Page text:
By John Mulderig | OSV News
NEW YORK (OSV News) – Saul has slain his thousands and Keanu Reeves his tens of thousands. Or so, at least, it seems by the end of the close to three hour-long festival of fatality that is “John Wick: Chapter 4” (Lionsgate).
Stylish savagery is the order of the day as Reeves reprises his role as the hitman of the title. Wick’s ongoing struggle to break free of the High Table, the ultra-powerful behind-the-scenes criminal empire that once claimed his allegiance, becomes the cue for innumerable doomed extras to bite the dust. They prove as actuarially unsound as a Russian general in Ukraine.
A couple of Wick’s adversaries have speaking parts, however, and so manage to offer more long-lasting opposition. One such is Vincent de Gramont (Bill Skarsgård), the foppish French nobleman the High Table leaders have entrusted with the task of exterminating the apparently indestructible Wick. He’s not the first to find this a tall order.
A nameless bounty hunter (Shamier Anderson), acting independently, is also on Wick’s trail. He’s accompanied by an attack dog who, at his command, variously disembowels or castrates those who get in his master’s way.
Wick gets unstinting aid from his old Osaka-based ally Shimazu Koji (Hiroyuki Sanada). But two other former friends, blind assassin Caine (Donnie Yen) and disgraced High Table satrap Winston Scott (Ian McShane), find their loyalties conflicted.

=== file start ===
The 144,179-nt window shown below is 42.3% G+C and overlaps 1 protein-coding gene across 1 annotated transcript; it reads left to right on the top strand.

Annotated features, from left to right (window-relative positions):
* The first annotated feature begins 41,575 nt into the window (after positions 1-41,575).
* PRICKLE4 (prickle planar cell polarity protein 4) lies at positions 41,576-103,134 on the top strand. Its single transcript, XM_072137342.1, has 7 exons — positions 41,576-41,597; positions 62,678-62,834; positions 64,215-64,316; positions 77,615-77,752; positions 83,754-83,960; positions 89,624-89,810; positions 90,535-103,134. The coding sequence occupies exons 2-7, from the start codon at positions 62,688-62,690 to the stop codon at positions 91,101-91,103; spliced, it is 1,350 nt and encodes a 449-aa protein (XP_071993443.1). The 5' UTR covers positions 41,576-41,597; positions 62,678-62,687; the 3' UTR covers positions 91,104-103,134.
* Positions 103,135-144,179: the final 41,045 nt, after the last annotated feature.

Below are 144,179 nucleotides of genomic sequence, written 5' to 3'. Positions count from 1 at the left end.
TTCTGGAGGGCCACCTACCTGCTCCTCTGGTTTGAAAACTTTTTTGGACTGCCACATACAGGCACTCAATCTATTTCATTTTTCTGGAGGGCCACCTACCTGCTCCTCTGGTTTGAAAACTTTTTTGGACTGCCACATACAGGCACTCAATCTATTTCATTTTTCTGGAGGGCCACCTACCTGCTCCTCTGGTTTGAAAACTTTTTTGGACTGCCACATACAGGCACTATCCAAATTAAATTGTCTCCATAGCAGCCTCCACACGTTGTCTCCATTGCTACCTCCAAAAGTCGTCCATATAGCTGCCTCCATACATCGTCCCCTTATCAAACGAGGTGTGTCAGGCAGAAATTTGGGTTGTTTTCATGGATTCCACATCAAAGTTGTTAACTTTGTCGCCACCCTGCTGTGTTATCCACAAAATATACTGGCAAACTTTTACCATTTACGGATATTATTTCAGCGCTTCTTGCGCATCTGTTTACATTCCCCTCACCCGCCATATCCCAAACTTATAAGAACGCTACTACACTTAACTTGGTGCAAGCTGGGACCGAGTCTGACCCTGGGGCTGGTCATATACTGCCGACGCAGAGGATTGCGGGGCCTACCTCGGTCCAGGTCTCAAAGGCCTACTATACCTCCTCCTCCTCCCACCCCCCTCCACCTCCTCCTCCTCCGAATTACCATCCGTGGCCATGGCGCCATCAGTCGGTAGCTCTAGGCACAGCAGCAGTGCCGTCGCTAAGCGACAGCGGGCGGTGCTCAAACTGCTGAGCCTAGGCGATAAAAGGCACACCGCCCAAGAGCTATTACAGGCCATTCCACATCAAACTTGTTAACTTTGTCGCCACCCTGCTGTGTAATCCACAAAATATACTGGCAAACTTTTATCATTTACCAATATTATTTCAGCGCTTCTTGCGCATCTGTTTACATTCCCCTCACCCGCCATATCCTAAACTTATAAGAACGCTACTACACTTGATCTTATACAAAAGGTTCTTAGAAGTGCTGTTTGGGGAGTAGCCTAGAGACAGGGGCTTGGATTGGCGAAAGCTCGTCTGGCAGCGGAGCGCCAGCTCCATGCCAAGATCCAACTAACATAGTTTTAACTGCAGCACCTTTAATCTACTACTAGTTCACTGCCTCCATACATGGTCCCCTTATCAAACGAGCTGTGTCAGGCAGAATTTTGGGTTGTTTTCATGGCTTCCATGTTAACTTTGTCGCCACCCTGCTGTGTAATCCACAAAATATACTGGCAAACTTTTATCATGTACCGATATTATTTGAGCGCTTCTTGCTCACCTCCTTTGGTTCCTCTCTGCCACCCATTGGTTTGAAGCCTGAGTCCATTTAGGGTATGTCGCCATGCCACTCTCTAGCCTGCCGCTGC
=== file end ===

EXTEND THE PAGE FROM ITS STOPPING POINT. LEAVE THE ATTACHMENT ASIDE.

In adding to a series that got its start in 2014, franchise director Chad Stahelski helms a visually interesting but morally befuddled thriller whose deliberately over-the-top mayhem makes a visceral appeal to viewers while simultaneously winking at them. His movie’s incidental treatment of religion is also unpleasantly ambiguous and sometimes barely skirts sacrilege.
Thus, at one point, an Orthodox priest in the middle of a church service suddenly produces a shotgun from under his vestments. Obviously ruthless villains are shown at prayer and widower Wick himself pauses from his killing spree long enough to light a candle for his deceased wife – just in case, the dialogue later explains, his disbelief in an afterlife should turn out to be wrong.
The mumbo jumbo associated with the High Table, moreover, includes Latin phrases hijacked from Catholicism and the movie’s climactic showdown unfolds on the terrace of Paris’ Sacre Coeur Basilica. Piled on top of a body count that might put a serious dent in the census figures, these details will steer wise moviegoers clear of this bloody capping off of a queasy quartet.
The film contains excessive nasty violence with much gore, brief irreverent humor, at least one mild oath, several rough terms and considerable crude language. The OSV News classification is O — morally offensive. The Motion Picture Association rating is R — restricted. Under 17 requires accompanying parent or adult guardian.
John Mulderig is media reviewer for OSV News. Follow him on Twitter @JohnMulderig1.